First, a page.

To answer the title’s query, it might be useful to ask yourself some additional questions:

  • Do you feel free to be yourself?
  • Do you feel comfortable being yourself? Or have you yet to figure out just what that might mean?
  • Do you feel you “belong” to yourself? Or really, more to others?
  • Do you make every effort to meet others’ expectations?
  • Do you give to everyone but yourself?
  • Do you honor others’ wants and needs more than your own?
  • Have you ever been told that you overreact to others (whether it’s with anger, anxiety, or hurt)? Or perhaps that you underreact to them?
  • Do you experience difficulty “opening up” to others?
  • Do you feel there’s something that holds you back from loving others fully?
  • Do you find it hard to trust others?
  • Do you see yourself as undeserving?
  • Do you feel you're not good enough—or that you can never be good enough?
  • Are you an “emotional sponge” (i.e., susceptible to others’ stress, or negative thoughts and feelings)?
  • And so on

Might you have responded Yes to two or more of the above questions? If so, odds are that some behavioral programs that may have been adaptive for you in childhood are continuing, however irrationally, to govern your behavior as an adult. In which case this post may offer you some valuable—and hopefully, actionable—insights.

Consider, first of all, the fact that there’s nothing more critical to young children’s psychological well being than developing a secure bond with their caretakers. Quite literally, they know they have to depend on their parents to protect and support them—that they can’t possibly survive on their own. So they reason that to fit in, to be able to feel they truly have a place in their family, they need to focus on doing what “earns” their parent’s positive regard. Otherwise, they’ll be emotionally overwhelmed by intolerable feelings of vulnerability; afflicted with constant anxiety.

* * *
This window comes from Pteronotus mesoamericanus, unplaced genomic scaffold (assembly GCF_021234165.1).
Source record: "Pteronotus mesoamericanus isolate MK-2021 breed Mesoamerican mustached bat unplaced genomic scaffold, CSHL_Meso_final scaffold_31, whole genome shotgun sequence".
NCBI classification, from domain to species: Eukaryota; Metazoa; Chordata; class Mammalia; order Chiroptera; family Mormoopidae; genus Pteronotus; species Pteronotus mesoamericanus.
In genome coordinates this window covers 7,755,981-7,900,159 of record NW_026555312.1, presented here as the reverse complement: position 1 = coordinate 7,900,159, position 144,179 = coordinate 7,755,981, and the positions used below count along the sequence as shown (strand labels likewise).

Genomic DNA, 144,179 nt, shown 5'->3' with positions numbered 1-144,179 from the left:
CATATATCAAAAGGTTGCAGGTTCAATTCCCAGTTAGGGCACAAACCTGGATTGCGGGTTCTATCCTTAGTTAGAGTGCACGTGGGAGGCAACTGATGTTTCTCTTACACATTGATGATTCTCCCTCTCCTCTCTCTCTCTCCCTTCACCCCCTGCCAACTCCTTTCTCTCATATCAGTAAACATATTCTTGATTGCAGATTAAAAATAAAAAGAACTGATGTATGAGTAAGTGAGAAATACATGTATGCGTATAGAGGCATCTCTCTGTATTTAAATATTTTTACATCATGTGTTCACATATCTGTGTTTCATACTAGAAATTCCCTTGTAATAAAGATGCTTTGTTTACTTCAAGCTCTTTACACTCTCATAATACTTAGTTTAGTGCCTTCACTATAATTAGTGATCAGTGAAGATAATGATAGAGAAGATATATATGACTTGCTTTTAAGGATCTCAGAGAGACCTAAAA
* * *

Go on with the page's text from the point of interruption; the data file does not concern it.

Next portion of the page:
Obviously, in situations where parents regularly demonstrate unconditional love for their children—even in correcting their (age-appropriate) misbehaviors—children don’t need to be concerned about their family’s acceptance. But frequently children don’t experience this inner security. And in these instances they may feel compelled to “compromise” who they are in the effort to better integrate themselves into a family that, frankly, isn’t capable of—or willing to—embrace them just as they are.

As a simple example, let’s say that, by nature, you were a loud, boisterous, high-energy child who happened to be born to two extremely reserved, quiet parents who regularly signaled to you that your effervescence was annoying to them. Maybe even disturbing to the point of being almost unbearable. Either you outright rebelled against your family’s implicit demands of you (i.e., if you were strong-willed and defiant)—and with the likelihood that you then developed chronic problems with anger and resentment. Or, more likely (particularly, if you were a girl), you did everything in your power to accommodate your parents’ preferences—with the lamentable result that you ended up “forfeiting” something essential to your very identity.